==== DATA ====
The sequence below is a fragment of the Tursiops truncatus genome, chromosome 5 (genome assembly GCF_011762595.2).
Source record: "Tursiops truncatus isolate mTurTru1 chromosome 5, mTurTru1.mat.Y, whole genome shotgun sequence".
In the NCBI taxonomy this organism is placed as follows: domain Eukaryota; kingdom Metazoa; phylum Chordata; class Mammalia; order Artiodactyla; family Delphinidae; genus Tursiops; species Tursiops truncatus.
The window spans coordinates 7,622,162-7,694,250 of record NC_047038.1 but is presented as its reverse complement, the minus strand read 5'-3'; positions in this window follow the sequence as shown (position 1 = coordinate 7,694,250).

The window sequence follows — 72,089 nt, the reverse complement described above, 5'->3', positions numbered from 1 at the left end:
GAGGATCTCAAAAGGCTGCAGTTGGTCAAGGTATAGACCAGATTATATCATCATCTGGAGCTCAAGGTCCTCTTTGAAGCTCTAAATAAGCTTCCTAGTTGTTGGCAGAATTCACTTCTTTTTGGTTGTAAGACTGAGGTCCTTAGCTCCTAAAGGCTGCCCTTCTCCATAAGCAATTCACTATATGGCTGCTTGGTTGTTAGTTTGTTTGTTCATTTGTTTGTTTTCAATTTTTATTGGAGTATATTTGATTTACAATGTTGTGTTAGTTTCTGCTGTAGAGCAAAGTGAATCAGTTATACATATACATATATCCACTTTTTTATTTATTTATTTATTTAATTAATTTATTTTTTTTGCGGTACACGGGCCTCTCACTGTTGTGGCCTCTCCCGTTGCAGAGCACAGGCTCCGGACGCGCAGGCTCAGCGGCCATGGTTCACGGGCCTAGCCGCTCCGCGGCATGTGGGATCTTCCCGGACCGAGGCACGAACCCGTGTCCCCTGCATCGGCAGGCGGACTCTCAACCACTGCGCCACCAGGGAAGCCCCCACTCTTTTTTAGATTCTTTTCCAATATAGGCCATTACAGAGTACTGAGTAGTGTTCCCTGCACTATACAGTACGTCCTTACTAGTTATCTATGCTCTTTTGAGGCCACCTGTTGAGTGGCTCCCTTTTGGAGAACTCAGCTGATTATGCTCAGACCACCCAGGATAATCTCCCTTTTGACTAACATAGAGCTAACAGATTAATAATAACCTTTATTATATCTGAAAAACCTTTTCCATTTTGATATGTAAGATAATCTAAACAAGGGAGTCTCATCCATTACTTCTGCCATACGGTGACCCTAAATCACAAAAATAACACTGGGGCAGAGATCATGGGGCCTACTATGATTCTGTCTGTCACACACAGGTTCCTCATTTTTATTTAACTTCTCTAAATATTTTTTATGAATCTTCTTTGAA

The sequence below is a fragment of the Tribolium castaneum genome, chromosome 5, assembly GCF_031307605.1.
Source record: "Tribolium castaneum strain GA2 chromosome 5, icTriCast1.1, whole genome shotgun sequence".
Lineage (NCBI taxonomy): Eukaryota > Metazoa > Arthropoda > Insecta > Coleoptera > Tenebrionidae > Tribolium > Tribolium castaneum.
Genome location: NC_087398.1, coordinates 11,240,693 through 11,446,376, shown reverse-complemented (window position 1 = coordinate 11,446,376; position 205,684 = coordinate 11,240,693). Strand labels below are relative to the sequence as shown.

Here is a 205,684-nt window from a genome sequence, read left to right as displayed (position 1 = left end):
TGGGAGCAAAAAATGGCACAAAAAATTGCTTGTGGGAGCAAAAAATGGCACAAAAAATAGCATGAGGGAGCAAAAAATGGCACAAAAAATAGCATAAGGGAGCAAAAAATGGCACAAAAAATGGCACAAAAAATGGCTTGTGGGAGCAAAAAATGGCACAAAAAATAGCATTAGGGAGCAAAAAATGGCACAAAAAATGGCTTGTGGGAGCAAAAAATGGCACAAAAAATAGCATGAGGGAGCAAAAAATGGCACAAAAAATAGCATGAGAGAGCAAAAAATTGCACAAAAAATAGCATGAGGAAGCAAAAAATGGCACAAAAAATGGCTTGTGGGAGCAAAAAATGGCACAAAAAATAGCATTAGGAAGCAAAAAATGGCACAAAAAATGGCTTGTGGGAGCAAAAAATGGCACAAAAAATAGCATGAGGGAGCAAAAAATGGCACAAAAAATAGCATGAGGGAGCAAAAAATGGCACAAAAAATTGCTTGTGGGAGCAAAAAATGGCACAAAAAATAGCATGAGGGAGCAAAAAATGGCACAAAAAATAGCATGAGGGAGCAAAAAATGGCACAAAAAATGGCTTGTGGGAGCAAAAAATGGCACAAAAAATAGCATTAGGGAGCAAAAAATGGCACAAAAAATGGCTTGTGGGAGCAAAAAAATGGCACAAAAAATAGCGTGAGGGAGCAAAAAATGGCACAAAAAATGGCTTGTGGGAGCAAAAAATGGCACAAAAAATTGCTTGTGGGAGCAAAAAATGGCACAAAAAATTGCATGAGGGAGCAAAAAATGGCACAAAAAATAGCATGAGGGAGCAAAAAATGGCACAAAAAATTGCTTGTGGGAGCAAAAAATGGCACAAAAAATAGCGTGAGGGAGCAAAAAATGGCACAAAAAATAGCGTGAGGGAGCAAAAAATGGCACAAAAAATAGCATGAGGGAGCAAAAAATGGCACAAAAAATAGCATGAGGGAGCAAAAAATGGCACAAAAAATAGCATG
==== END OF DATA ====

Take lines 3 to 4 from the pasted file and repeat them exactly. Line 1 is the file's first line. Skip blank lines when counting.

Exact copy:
In the NCBI taxonomy this organism is placed as follows: domain Eukaryota; kingdom Metazoa; phylum Chordata; class Mammalia; order Artiodactyla; family Delphinidae; genus Tursiops; species Tursiops truncatus.
The window spans coordinates 7,622,162-7,694,250 of record NC_047038.1 but is presented as its reverse complement, the minus strand read 5'-3'; positions in this window follow the sequence as shown (position 1 = coordinate 7,694,250).